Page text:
Richard Grimmett wrote a history of St. John’s Church on Lafayette Square. The Episcopal church is known as the “church of the presidents.” (John Kelly/The Washington Post)

Richard “Dick” Grimmett is the sort of person docents hate.

Oh, most docents are decent, but when showing visitors around a historic property, they sometimes let a good yarn get in the way of actual history. Dick is an actual historian, and he cannot countenance such laxity. To him, apocrypha are anathema.

Dick chairs the properties committee at St. John’s Church, the fetching little place of Episcopal worship on Lafayette Square that is celebrating its bicentennial. The cornerstone was laid on Sept. 14, 1815, and it hosted its first worship service on Oct. 27, 1816. It’s famous as the “church of the presidents,” its prime location drawing residents of the White House for nearly as long as there’s been a White House.

Isn’t it right that every president has attended a service at St. John’s?

Not exactly, Dick said. “Every person who has held the office of president has attended at least one service at St. John’s, since Madison.”

In 2009, President Obama’s family attended Easter Sunday services at St. John's Episcopal Church. (Katherine Frey/The Washington Post)

It’s an important distinction, and one that Dick was careful to make in his 350-page history of St. John’s, which was published in 2009.

Dick is careful in his pronouncements. A retired international security specialist for the Congressional Research Service with a PhD in American diplomatic history, he thought writing the book would entail simply cobbling together highlights from earlier histories. But he was skeptical about some of the tales that had become church lore.

Take the church’s bell, for example. Everyone knew that it was a gift from James Monroe, made by Paul Revere’s son out of a melted British cannon captured during the War of 1812.

“I said, ‘Hey, did anybody ever read the contract?’ ” Dick remembered. He found it in the church’s archives in a folder marked “Miscellaneous.” (Dick said all historians know that folders marked “Miscellaneous” hold the best stuff.)

“We’ve got the correspondence where the guy says, ‘Well, Mr. Revere has a bell that weighs so much and is toned on the note A. We have another bell that’s in the process of being built. Do you want to wait for it or take this one?’ ”

St. John’s took the bell off the rack. Not made from a cannon.

And not paid for by Monroe. Rather, St. John’s followed the lead of a church across town. In 1822, the Unitarian church that became All Souls convinced the District’s commissioner of public buildings that since it was located near the city’s post office and other important buildings, a bell there would be a useful alarm in case of a fire. The city chipped in some money to pay for it.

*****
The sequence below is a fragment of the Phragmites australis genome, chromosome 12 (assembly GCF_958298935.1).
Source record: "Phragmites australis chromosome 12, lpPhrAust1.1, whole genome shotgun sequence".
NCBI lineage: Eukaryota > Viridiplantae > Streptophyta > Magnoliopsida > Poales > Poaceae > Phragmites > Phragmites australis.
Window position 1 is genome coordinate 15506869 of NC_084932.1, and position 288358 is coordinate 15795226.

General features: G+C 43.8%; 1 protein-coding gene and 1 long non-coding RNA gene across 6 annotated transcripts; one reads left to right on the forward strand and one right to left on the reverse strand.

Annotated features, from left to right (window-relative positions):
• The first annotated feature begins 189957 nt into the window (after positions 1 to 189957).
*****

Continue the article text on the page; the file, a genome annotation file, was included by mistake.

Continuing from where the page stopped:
Benjamin Latrobe designed St. John’s Church in Washington and painted this watercolor that shows the White House across Lafayette Square. (Courtesy St. John’s Church/Associated Press)

A year later, St. John’s made the same argument. After all, it was close to where the president lived. Monroe authorized $100 to help pay for the bell.

“The docents were furious with me,” Dick said of his general debunking. “I’m tearing down all their good stories. But that’s a better story.”

Though I’d walked past St. John’s countless times, before last week I’d never been inside. Dick showed me around the handsome building. Its original Greek-cross design was created by Benjamin Latrobe, the U.S. Capitol’s first architect. (Latrobe was also the church’s first organist.)

Since Franklin D. Roosevelt’s time, St. John’s has offered itself to incoming presidents for a pre-inauguration prayer service. And since James Madison’s time it has been visited by the powerful. Some of those visitors were not quite so powerful when they visited as they would become later, which accounts for Dick’s careful language: visited by every person who has held the office of president, since Madison.

Take James Garfield, for example. Garfield didn’t visit St. John’s in the six months he was president before his assassination. But Dick found that when Garfield was an Ohio congressman, he had attended the wedding of Treasury Secretary Salmon Chase’s daughter at St. John’s in 1863.

Herbert Hoover was even harder to nail down. But Dick dug until he discovered that in 1925, when Hoover was a member of Calvin Coolidge’s Cabinet, he went to St. John’s for the funeral of Gen. Nelson Miles.

In the depths of the Civil War, Abraham Lincoln would sometimes walk to St. John’s from the White House and settle into a pew at the back. Those visits earned the church a role in Steven Spielberg’s 2012 movie.

“I’m on the soundtrack,” said Hayden Bryan, executive director of operations at St. John’s.

A sound technician had Hayden ease the so-called Lincoln pew back and forth to record its squeak. “It makes kind of a bullfrog sound,” Hayden said.

Spielberg laid that noise into a scene where Lincoln rocks in a rocking chair. Other scenes include the creak of Hayden walking across the church’s wooden floor in his penny loafers. And the St. John’s bell rings out at the movie’s climax, as the 13th Amendment, abolishing slavery, is passed.

“Spielberg wanted to fill the movie with sounds Lincoln would have heard,” Dick said.

Go to St. John’s and you can hear them, too.

Twitter: @johnkelly

St. John’s, 1525 H St. NW, is open to visitors 9 a.m. to 3 p.m. Monday through Saturday. There are tours Sundays at about 12:15 p.m. stjohns-dc.org.

For previous columns, visit washingtonpost.com/johnkelly.